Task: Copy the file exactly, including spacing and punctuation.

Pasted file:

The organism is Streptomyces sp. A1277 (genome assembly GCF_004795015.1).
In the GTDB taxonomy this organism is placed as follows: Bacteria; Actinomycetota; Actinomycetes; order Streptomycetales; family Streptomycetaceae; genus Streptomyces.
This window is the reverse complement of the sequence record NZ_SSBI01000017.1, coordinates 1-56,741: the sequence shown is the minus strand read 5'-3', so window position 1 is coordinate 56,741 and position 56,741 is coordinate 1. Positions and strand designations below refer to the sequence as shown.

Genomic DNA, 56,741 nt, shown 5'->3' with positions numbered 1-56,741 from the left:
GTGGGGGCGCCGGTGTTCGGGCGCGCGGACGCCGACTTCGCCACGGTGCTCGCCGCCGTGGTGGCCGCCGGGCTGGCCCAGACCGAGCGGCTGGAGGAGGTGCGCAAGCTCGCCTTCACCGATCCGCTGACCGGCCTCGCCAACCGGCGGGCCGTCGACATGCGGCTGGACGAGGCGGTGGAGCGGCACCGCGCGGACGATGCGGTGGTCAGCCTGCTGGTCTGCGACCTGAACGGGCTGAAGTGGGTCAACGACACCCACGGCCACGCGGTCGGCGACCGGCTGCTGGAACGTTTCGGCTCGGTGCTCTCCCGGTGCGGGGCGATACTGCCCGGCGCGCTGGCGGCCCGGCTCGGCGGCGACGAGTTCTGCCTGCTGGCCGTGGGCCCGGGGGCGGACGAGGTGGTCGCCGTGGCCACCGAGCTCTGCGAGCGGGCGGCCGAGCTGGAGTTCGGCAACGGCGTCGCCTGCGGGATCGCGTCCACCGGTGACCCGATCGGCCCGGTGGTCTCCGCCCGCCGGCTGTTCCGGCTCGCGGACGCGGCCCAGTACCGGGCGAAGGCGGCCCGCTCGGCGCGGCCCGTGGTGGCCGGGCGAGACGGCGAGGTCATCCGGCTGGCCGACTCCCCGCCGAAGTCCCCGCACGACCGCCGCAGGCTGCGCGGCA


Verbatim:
The organism is Streptomyces sp. A1277 (genome assembly GCF_004795015.1).
In the GTDB taxonomy this organism is placed as follows: Bacteria; Actinomycetota; Actinomycetes; order Streptomycetales; family Streptomycetaceae; genus Streptomyces.
This window is the reverse complement of the sequence record NZ_SSBI01000017.1, coordinates 1-56,741: the sequence shown is the minus strand read 5'-3', so window position 1 is coordinate 56,741 and position 56,741 is coordinate 1. Positions and strand designations below refer to the sequence as shown.

Genomic DNA, 56,741 nt, shown 5'->3' with positions numbered 1-56,741 from the left:
GTGGGGGCGCCGGTGTTCGGGCGCGCGGACGCCGACTTCGCCACGGTGCTCGCCGCCGTGGTGGCCGCCGGGCTGGCCCAGACCGAGCGGCTGGAGGAGGTGCGCAAGCTCGCCTTCACCGATCCGCTGACCGGCCTCGCCAACCGGCGGGCCGTCGACATGCGGCTGGACGAGGCGGTGGAGCGGCACCGCGCGGACGATGCGGTGGTCAGCCTGCTGGTCTGCGACCTGAACGGGCTGAAGTGGGTCAACGACACCCACGGCCACGCGGTCGGCGACCGGCTGCTGGAACGTTTCGGCTCGGTGCTCTCCCGGTGCGGGGCGATACTGCCCGGCGCGCTGGCGGCCCGGCTCGGCGGCGACGAGTTCTGCCTGCTGGCCGTGGGCCCGGGGGCGGACGAGGTGGTCGCCGTGGCCACCGAGCTCTGCGAGCGGGCGGCCGAGCTGGAGTTCGGCAACGGCGTCGCCTGCGGGATCGCGTCCACCGGTGACCCGATCGGCCCGGTGGTCTCCGCCCGCCGGCTGTTCCGGCTCGCGGACGCGGCCCAGTACCGGGCGAAGGCGGCCCGCTCGGCGCGGCCCGTGGTGGCCGGGCGAGACGGCGAGGTCATCCGGCTGGCCGACTCCCCGCCGAAGTCCCCGCACGACCGCCGCAGGCTGCGCGGCA